Vitamin C for Preventing and Treating the Common  Cold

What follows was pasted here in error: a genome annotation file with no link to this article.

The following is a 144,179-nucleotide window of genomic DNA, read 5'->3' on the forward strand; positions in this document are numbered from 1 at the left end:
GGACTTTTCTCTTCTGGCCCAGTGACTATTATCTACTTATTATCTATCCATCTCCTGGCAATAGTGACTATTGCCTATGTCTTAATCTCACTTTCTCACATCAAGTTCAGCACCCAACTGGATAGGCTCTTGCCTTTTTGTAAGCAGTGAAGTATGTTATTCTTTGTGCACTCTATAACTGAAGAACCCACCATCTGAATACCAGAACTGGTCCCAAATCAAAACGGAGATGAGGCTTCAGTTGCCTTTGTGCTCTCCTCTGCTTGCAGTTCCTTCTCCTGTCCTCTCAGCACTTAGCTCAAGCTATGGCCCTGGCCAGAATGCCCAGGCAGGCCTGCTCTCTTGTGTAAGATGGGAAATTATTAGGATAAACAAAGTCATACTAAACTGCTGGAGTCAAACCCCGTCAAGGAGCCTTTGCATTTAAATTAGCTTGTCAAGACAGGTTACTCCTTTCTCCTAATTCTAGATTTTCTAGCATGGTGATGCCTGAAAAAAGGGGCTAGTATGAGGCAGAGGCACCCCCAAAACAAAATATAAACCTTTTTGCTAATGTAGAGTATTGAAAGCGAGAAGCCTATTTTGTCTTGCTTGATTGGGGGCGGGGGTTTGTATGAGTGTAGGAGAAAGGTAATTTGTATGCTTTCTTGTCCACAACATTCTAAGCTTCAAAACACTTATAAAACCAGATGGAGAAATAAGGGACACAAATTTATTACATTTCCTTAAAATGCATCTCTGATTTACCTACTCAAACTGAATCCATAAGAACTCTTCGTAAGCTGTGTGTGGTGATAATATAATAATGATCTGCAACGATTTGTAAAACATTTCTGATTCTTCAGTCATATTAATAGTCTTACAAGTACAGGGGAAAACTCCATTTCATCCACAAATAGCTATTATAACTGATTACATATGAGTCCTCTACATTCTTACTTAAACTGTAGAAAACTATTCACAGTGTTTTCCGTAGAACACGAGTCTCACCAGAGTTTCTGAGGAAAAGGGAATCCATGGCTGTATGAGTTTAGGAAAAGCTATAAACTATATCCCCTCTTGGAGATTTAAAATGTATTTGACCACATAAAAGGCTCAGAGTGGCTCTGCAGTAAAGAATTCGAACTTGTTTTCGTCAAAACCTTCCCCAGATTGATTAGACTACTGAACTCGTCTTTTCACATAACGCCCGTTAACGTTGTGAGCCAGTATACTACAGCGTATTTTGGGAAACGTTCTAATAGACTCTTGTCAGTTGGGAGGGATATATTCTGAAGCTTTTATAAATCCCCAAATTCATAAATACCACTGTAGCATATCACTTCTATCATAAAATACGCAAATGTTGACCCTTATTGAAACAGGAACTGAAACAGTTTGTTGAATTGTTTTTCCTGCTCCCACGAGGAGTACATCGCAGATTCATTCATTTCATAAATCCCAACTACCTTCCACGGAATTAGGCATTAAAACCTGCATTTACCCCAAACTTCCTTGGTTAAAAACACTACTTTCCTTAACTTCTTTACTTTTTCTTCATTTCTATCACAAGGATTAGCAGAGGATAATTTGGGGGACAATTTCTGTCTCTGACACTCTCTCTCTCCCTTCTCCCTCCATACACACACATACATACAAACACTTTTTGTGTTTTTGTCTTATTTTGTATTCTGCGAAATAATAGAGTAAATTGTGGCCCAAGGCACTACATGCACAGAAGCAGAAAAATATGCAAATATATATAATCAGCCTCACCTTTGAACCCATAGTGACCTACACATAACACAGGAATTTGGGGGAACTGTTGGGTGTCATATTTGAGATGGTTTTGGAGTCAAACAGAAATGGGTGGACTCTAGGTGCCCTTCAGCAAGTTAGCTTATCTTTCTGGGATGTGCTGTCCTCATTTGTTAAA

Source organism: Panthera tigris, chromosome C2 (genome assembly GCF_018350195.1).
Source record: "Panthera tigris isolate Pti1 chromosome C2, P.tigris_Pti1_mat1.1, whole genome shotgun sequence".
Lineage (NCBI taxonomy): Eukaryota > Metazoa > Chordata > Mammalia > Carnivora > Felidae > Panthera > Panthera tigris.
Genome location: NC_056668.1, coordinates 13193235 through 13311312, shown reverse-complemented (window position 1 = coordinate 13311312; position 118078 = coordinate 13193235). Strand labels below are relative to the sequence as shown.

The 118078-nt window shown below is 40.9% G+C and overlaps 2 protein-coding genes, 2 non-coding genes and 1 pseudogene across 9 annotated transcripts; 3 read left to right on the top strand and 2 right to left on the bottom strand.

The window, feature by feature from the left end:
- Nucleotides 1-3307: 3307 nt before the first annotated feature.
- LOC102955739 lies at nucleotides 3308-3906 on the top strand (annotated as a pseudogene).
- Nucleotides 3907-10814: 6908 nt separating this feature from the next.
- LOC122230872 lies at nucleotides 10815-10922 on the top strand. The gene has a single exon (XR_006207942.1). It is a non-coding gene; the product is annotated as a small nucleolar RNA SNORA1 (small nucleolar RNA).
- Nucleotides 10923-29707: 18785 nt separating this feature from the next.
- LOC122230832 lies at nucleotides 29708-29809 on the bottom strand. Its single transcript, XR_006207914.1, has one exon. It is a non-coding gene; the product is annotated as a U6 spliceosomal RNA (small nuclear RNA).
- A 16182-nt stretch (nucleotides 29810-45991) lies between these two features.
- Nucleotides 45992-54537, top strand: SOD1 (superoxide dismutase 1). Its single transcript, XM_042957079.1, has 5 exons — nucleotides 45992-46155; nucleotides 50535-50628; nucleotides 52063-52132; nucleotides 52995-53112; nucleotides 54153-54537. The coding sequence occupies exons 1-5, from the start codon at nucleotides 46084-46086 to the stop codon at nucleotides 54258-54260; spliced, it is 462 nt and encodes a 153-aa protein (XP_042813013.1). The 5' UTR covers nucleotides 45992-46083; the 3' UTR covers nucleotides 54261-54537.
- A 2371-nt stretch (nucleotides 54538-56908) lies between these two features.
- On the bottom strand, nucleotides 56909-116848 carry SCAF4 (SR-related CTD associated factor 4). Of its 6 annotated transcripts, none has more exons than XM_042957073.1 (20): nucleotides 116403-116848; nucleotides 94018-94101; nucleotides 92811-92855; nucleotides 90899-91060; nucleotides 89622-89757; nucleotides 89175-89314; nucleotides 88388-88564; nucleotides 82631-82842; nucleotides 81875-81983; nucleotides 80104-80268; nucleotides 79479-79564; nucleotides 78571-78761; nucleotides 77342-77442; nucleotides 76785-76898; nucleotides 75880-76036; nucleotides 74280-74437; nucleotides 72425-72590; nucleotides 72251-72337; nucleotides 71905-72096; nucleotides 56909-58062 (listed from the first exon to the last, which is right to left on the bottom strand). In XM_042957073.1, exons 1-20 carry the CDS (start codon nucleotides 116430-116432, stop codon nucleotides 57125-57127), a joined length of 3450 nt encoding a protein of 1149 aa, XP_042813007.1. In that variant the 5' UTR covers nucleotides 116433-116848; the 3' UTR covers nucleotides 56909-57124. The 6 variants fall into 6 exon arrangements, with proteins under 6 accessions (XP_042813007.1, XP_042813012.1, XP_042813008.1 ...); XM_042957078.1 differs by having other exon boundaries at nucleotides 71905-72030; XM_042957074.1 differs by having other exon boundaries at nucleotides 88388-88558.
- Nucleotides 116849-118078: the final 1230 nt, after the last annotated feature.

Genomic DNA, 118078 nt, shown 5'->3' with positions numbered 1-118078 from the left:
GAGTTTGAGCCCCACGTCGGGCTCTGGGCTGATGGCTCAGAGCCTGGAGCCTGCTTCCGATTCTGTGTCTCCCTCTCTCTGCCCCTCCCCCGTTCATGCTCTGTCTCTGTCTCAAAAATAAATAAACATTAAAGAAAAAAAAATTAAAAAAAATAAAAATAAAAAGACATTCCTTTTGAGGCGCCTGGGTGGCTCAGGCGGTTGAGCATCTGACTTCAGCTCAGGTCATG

Harri Hemilä, Elizabeth Chalker, and Cochrane Acute Respiratory Infections Group Despite several controlled experiments, the usefulness of oral ascorbic acid (vitamin C)  in the prevention and treatment of colds remains contentious. There have also been several  attempts to synthesize and/or summarize the outcomes of these experiments, as well as debate  about what these summaries reveal. There were thirty trials in total. The quality of the trials  included in the study was mixed. Vitamin C at high dosages, up to one gram per day, showed no  consistent effect on the occurrence of the common cold during multiple winter months. There  was a consistently favorable but typically moderate therapeutic impact on the duration of cold  symptoms in both preventative and therapeutic studies. There was no clear evidence of the  relative advantages of various vitamin C regimens or dosages. Colds do not appear to be  prevented by taking high amounts of vitamin C on a regular basis for a long time. Vitamin C  ingestion at quite high doses appears to provide a minor benefit in reducing the duration of cold  symptoms. More research on the link between dose and therapeutic benefit is required.